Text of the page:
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Digital Subscriptions > Newsweek International > 24 February 2017 > GUNS AND MOTHERS


In Yemen, starvation and a bloody civil war are leading some women to join Al-Qaeda


THE FIRST counterterrorism operation authorized by President Donald Trump quickly went awry. In late January, Navy SEAL Team 6 and United Arab Emirates special forces attacked Al-Qaeda insurgents in Yemen, but the militants spotted the approaching Americans and an hourlong firefight ensued. One SEAL died and three others were injured, and Yemeni officials claim that between 13 and 16 civilians were killed—including at least eight women and children.

Those numbers are still being verified, but the dead reportedly included the 8-year-old daughter of Anwar al-Awlaki, the U.S.-born former top operative of Al-Qaeda in the Arabian Peninsula (AQAP). (Al-Awlaki, and later his teenage son, was killed by American drone strikes in 2011.) The girl’s photo quickly circulated online, sparking outrage over what many—the Trump administration excluded—consider a hasty and poorly organized U.S. raid.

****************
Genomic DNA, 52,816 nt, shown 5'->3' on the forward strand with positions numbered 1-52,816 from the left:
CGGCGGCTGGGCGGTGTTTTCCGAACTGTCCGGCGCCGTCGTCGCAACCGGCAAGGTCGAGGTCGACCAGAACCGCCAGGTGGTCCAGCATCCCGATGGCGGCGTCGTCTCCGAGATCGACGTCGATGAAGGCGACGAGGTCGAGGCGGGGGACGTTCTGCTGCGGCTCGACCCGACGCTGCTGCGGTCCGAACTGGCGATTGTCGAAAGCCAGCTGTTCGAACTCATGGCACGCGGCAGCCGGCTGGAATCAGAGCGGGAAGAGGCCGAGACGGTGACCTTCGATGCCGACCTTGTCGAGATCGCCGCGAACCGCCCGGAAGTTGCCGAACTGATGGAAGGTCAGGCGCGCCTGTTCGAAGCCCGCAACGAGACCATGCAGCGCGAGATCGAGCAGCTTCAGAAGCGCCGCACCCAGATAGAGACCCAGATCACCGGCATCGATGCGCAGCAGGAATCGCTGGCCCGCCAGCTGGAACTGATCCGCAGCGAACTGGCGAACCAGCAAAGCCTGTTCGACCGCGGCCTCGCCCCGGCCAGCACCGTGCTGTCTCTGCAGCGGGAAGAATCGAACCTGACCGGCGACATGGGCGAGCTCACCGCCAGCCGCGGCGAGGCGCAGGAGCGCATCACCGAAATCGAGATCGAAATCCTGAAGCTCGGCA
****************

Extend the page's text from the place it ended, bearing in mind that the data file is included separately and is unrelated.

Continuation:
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THE WAR ON ALZHEIMER'S This aggressive attempt to prevent Alzheimer’s rather than treating it is the most exciting new development in decades, as well as a radical departure for researchers and the pharmaceutical industry. Traditionally, drug companies have tested their therapies on patients who already have memory loss, trouble thinking and other signs of dementia. It’s been a losing tactic: More than ninety nine percent of all Alzheimer’s drugs have failed tests in the clinic, and the few that have made it to the market only ameliorate some symptoms. No single medicine has been shown to slow the relentless progression of the disease. However this new approach, even partial success an appreciable slowing of brain degeneration could have a big impact, says Dr. Reisa Sperling, a neurologist who directs the Center for Alzheimer’s Researc.